STATE SENATOR — 10th DISTRICT
Deeps’ Recommendation: Deb Patterson
In what is sure to be an extremely tight race — one that could be decided by a literal handful of votes — I’m voting for Deb Patterson to be Salem’s next State Senator. Deb, who ran against former State Senator Jackie Winters in 2018, is a longtime advocate for more equitable healthcare access in Oregon, and is someone who believes in climate change action.
The same, however, cannot be said for her opponent (and current incumbent), Republican Denyc Boles. State Senator Boles was one of the many Republicans who shut down the legislative session last year by walking out because they were too cowardly to both debate and vote against the meaningful climate change legislation that was on the floor of the State Senate. While Boles and her colleagues essentially took a taxpayer funded vacation during the legislative session, their decision had catastrophic impacts on our state as a whole. You see, one of the proposed bills they refused to vote on would have given Oregon more funding for wildfire prevention measures, something that really would have come in handy this summer, when over one million acres burned and thousands of homes were destroyed.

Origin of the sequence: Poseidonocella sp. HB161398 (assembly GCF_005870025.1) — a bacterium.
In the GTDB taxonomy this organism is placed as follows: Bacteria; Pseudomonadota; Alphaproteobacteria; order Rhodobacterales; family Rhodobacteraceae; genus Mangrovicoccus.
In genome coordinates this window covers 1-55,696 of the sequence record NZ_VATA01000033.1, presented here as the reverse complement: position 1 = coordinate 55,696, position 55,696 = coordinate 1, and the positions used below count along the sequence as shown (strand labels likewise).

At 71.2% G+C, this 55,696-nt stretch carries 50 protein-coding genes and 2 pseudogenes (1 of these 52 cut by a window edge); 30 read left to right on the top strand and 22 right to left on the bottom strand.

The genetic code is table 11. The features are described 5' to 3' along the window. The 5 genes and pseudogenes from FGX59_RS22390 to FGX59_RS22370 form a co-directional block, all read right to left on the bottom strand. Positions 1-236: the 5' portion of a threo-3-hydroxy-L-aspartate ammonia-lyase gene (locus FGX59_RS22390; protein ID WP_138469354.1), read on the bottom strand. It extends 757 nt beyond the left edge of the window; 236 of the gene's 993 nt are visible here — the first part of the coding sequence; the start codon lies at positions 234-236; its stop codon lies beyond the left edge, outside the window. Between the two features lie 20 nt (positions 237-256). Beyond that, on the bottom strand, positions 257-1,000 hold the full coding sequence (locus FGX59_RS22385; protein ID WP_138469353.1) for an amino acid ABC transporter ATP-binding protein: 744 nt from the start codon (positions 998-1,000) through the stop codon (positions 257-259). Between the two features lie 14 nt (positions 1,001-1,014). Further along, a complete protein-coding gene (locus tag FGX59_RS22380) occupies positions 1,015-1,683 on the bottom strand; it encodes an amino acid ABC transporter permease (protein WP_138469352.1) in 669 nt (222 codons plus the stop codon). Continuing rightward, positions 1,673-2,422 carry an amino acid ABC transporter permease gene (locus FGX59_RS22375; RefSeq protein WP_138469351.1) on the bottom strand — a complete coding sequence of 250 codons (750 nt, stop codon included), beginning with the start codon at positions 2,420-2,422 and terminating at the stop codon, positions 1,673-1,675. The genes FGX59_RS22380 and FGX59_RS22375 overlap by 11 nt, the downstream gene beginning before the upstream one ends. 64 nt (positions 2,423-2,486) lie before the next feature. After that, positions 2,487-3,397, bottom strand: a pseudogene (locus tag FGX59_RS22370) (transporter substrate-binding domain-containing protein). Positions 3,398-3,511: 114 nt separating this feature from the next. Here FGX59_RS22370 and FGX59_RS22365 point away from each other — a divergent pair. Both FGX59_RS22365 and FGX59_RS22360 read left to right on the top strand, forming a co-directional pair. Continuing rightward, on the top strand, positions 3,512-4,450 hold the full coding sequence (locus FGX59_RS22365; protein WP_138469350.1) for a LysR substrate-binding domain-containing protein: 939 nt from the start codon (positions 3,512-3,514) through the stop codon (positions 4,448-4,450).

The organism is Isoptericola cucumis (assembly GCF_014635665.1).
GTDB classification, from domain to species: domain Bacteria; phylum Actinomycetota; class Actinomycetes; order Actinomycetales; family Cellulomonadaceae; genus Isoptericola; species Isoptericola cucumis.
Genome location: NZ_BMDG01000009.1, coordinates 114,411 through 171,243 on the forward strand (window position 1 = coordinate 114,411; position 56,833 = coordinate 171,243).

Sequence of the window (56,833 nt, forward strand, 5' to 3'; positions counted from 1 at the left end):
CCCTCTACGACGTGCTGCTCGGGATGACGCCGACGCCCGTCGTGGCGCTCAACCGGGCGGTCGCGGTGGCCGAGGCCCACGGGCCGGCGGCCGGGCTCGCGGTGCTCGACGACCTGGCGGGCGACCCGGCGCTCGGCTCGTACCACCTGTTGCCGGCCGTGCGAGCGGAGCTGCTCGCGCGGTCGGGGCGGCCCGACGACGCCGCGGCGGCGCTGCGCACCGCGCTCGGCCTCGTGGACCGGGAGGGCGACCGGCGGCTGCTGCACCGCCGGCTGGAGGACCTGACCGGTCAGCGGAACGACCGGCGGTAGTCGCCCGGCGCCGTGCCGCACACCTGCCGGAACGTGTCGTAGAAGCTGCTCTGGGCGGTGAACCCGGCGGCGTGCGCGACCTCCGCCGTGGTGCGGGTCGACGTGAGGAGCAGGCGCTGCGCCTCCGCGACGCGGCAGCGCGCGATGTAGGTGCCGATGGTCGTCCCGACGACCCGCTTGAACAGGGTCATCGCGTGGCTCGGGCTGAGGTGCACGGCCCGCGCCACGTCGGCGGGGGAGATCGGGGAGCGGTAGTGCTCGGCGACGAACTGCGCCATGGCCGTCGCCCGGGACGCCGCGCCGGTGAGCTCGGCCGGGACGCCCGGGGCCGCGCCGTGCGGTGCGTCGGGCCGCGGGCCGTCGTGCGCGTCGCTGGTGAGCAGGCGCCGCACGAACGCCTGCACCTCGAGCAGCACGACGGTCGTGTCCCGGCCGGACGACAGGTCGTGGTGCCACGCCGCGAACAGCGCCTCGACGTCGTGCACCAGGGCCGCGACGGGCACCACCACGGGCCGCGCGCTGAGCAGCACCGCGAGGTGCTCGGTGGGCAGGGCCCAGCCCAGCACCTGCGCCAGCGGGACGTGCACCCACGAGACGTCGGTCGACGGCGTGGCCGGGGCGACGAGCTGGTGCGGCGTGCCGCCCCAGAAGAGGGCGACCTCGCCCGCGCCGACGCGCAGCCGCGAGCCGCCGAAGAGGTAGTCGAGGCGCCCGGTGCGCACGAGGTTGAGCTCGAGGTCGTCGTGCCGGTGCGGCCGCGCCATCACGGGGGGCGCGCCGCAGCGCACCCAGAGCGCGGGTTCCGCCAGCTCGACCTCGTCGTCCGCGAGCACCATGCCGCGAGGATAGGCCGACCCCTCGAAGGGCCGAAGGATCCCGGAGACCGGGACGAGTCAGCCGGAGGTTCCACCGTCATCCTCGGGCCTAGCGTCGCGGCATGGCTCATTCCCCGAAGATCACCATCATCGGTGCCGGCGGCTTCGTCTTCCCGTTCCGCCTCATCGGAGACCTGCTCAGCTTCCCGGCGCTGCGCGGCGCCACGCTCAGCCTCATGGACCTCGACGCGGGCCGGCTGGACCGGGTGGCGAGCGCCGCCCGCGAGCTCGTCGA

Our state burned this summer, and State Senate Republicans indirectly exacerbated the wildfires’ impacts by refusing to vote on climate change legislation. Between that and the rest of Boles’ platform — which is anti-labor, anti-pandemic response, and anti-social justice, she does not deserve any of our votes.
In what is arguably the most consequential down ballot race in Marion County; a race that could be decided by just a few hundred votes either way; I implore you to vote for Deb Patterson.
STATE REPRESENTATIVE — 19th DISTRICT
Deeps’ Recommendation: Jacqueline Leung
In the other tight race here in Salem, Democrat City Councilor Jacqueline Leung is running against incumbent Republican Raquel Moore-Green to represent South Salem and Turner in the Oregon House of Representatives.